Under Regulation Best Interest, broker-dealers will be required to act in the best interest of a retail customer when making a recommendation of any securities transaction or investment strategy involving securities to a retail customer. Regulation Best Interest will enhance the broker-dealer standard of conduct beyond existing suitability obligations and make it clear that a broker-dealer may not put its financial interests ahead of the interests of a retail customer when making recommendations.The Form CRS Relationship Summary will require registered investment advisers and broker-dealers to provide retail investors with simple, easy-to-understand information about the nature of their relationship with their financial professional. While facilitating layered disclosure, the format of the relationship summary allows for comparability among the two different types of firms in a way that is distinct from other required disclosures. Form CRS will also include a link to a dedicated page on the Commission's investor education website, Investor.gov, which offers educational information about broker-dealers and investment advisers, and other materials.The Commission also issued an interpretation to reaffirm and, in some cases, clarify the Commission's views of the fiduciary duty that investment advisers owe to their clients under the Advisers Act. The interpretation reflects how the Commission and its staff have applied and enforced the law in this area, and inspected for compliance, for decades. By highlighting principles relevant to the fiduciary duty, investment advisers and their clients will have greater clarity about advisers' legal obligations.Finally, the Commission issued an interpretation of the "solely incidental" prong of the broker-dealer exclusion under the Advisers Act, which is intended to more clearly delineate when a broker-dealer's performance of advisory activities causes it to become an investment adviser within the meaning of the Advisers Act. This interpretation confirms and clarifies the Commission's position, and illustrates the application in practice in connection with exercising investment discretion over customer accounts and account monitoring.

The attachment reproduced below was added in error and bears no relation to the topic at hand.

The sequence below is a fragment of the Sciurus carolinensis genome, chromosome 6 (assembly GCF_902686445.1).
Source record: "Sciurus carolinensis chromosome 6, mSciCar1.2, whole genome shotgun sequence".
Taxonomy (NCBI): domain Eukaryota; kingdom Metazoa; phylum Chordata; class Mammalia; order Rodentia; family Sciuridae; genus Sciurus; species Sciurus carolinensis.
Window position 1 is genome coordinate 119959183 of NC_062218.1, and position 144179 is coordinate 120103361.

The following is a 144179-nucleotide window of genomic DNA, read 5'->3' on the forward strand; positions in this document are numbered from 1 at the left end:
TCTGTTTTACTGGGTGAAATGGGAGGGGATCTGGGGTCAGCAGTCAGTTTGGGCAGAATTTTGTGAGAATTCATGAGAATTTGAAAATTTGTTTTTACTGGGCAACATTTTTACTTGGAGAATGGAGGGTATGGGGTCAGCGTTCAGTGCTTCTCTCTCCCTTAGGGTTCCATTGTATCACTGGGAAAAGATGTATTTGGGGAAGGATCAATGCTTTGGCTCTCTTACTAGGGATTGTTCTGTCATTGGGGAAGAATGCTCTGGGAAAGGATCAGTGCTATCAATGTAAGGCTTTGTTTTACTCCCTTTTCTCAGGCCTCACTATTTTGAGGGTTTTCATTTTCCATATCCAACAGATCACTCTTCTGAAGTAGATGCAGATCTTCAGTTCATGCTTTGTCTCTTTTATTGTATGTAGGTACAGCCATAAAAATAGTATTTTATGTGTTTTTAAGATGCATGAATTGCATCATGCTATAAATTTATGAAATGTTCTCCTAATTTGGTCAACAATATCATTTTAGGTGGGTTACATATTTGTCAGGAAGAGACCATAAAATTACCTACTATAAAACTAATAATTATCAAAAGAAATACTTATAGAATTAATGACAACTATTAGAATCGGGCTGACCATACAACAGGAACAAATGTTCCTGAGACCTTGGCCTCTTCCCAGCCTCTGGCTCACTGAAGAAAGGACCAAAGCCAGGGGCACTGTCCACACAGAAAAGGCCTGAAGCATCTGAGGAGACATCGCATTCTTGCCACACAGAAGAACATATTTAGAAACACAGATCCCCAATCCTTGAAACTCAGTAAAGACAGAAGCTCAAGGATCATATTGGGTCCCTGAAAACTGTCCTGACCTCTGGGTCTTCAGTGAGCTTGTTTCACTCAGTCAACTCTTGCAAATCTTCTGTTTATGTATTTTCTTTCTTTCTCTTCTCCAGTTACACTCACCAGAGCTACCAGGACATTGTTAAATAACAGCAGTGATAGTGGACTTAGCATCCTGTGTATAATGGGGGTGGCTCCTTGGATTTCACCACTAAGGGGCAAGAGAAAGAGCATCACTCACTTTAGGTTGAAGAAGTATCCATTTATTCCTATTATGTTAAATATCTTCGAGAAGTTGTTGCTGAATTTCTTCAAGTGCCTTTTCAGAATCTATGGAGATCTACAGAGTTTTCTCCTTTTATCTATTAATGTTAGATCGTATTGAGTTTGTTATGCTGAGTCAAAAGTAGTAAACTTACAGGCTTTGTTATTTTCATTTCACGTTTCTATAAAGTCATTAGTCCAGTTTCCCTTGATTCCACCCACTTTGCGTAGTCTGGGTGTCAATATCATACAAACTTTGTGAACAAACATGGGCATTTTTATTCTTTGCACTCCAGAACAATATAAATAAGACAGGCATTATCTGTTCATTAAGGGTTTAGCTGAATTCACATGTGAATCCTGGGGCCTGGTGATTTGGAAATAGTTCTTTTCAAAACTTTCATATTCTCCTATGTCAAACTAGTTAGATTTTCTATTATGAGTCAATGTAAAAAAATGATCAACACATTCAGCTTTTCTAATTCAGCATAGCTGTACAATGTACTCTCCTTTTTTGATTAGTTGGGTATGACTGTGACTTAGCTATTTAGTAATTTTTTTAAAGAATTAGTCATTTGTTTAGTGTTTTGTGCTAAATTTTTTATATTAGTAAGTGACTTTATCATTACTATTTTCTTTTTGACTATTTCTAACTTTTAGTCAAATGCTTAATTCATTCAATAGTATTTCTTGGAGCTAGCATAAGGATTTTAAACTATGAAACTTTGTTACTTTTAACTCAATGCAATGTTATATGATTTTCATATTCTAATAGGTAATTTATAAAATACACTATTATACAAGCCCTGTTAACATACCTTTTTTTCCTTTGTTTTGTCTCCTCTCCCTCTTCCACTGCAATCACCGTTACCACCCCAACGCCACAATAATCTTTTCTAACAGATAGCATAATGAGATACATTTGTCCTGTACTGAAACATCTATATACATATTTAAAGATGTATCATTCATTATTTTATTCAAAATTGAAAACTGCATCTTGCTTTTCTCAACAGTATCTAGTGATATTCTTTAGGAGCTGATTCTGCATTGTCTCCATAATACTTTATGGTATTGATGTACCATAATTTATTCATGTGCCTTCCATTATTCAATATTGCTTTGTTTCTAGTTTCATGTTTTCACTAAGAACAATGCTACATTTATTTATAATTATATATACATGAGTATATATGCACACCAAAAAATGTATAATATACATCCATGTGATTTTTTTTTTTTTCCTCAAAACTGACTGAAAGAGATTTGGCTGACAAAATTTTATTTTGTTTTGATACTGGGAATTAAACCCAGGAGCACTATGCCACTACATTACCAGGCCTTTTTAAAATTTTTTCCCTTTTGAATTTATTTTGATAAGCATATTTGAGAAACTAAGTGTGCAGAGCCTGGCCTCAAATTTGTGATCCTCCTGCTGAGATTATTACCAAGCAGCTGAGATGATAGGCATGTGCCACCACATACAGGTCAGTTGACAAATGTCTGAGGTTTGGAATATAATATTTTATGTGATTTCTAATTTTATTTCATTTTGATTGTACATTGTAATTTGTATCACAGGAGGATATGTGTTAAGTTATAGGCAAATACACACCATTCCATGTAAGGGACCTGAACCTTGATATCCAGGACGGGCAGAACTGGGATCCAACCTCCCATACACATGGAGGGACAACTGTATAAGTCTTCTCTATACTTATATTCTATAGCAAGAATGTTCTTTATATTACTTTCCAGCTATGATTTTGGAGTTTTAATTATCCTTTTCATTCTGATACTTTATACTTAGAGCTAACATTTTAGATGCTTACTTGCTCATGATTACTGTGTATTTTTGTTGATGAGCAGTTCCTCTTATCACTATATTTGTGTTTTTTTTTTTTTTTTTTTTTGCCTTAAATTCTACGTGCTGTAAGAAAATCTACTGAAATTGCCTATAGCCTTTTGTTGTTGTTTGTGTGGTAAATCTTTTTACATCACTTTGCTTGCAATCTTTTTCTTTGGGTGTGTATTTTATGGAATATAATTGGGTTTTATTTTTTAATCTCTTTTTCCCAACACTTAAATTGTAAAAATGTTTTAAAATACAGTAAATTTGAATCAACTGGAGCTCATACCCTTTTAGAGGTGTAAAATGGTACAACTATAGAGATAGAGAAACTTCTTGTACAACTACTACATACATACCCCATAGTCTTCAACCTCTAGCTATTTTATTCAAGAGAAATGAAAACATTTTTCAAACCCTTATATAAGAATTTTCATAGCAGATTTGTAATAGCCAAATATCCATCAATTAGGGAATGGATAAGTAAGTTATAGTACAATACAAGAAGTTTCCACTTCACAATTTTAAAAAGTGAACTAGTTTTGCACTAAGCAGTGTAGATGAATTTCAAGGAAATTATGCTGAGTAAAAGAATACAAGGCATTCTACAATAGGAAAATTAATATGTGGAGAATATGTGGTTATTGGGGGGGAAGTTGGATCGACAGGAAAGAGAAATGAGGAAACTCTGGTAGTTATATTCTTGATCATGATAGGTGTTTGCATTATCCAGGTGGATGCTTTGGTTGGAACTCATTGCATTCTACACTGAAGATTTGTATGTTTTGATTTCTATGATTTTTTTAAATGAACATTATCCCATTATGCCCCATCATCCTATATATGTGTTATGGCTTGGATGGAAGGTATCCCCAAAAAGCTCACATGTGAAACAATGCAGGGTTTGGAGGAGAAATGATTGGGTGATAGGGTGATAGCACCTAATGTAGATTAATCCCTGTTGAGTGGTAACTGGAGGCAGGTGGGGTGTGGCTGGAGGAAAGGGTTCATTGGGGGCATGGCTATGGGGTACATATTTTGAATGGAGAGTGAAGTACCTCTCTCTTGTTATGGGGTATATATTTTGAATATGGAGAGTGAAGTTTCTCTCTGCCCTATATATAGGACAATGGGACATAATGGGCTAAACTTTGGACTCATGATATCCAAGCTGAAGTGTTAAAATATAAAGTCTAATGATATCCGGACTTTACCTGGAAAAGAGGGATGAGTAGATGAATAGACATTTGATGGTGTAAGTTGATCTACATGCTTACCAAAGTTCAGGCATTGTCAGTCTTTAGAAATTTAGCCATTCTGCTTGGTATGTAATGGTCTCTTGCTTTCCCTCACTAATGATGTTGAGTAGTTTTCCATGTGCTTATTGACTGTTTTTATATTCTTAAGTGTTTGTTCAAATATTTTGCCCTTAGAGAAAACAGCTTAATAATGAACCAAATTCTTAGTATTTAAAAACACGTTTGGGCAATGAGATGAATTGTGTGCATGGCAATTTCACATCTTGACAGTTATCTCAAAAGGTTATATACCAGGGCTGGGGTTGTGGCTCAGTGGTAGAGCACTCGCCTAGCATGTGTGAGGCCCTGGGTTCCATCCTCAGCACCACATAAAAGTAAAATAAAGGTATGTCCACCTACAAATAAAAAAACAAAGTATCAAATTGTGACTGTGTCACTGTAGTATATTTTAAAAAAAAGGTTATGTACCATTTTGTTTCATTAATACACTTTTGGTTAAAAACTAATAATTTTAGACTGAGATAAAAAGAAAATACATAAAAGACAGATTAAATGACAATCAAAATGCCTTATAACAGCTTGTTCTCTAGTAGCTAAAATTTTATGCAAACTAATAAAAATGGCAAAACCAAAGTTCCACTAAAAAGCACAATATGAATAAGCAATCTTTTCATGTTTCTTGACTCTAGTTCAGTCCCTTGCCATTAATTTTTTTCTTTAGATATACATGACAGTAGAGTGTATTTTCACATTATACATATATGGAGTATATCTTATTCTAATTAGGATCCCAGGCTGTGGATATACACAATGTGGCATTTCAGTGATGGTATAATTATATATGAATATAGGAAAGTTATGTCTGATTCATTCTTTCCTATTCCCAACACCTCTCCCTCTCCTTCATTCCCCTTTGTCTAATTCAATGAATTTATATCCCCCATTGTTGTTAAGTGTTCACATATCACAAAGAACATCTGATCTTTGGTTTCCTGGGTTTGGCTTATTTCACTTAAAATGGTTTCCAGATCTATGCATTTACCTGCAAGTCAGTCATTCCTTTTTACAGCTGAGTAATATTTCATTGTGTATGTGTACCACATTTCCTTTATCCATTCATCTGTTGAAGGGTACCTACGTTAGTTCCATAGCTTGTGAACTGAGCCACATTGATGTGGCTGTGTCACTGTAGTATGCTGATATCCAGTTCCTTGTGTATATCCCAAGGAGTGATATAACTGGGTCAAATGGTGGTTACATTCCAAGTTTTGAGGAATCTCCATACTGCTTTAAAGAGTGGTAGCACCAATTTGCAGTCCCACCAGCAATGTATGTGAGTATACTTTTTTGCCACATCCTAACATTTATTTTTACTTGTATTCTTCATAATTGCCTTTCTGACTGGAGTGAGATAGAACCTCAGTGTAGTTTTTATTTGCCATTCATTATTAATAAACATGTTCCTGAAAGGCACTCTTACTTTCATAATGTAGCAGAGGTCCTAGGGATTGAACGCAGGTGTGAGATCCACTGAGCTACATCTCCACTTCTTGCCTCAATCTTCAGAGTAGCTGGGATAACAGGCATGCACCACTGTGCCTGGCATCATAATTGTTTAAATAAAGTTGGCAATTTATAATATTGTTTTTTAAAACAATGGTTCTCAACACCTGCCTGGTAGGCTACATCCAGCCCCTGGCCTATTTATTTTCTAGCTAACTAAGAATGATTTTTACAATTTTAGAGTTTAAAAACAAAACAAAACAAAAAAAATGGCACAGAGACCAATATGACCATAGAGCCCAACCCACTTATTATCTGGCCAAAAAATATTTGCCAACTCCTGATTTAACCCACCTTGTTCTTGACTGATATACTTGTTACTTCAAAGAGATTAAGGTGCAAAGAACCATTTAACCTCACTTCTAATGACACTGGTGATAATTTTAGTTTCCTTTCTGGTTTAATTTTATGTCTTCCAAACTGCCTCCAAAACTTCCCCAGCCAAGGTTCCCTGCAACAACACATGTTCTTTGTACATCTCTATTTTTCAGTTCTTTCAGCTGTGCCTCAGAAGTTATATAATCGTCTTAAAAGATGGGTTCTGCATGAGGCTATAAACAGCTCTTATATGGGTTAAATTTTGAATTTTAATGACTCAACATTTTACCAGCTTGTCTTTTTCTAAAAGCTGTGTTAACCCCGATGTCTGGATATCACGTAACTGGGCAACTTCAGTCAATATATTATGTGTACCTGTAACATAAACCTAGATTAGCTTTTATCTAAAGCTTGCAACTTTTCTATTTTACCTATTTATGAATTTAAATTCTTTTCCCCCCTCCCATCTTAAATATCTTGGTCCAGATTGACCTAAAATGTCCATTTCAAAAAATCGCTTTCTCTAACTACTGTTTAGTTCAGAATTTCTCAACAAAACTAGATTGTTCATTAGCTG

Division of Corporation Finance Frequently Requested Materials
Specifically, we are considering the adoption of four separate but complementary staff recommendations:
- Regulation Best Interest, which will substantially enhance the broker-dealer standard of conduct beyond existing suitability obligations, requiring broker-dealers, among other things, to act in the best interest of their retail customers when making a recommendation, including not placing their financial or other interests ahead of the interests of the retail customer. The standard of conduct draws from key fiduciary principles and cannot be satisfied through disclosure alone;
- Form CRS, which will require registered investment advisers and broker-dealers to deliver to retail investors a relationship summary providing succinct, plain English information about the relationships and services the firm offers, the fees, costs, conflicts of interest and required standard of conduct associated with those relationships and services, and whether the firm and its financial professionals have reportable legal or disciplinary history;
- An interpretation reaffirming-and in some instances clarifying-the fiduciary duty investment advisers owe to their clients under the Investment Advisers Act of 1940 ("Advisers Act"); and
- Finally, an interpretation of the "solely incidental" prong of the broker-dealer exclusion under the Advisers Act, which is intended to delineate more clearly when a broker-dealer's performance of advisory activities causes it to become an investment adviser within the meaning of the Advisers Act.. . .I'd like to say just a few words about some of the potential criticism you may hear about our rulemaking package-criticism that I believe is clearly misguided.
- You may hear that Regulation Best Interest does not truly enhance the broker-dealer standard of conduct beyond existing suitability obligations, that it can be satisfied by disclosure alone, or that we are doing a disservice to investors by calling it a "best interest" standard. This is simply not true-you will hear from the Division of Trading & Markets specifically how the rule goes significantly beyond existing broker-dealer obligations. To be clear, Regulation Best Interest cannot be satisfied through disclosure alone.
- You may hear that our Relationship Summary will confuse retail investors, will not accomplish its goals, or should have been subject to further testing. This criticism misses the point of how much an improvement the Relationship Summary will be for retail investors over existing disclosures. No existing disclosures provide the level of transparency and comparability that the Relationship Summary will provide. The criticism also ignores the extensive amount of investor testing and other information our staff considered in developing the final recommendation, leveraging their considerable expertise with investor disclosures.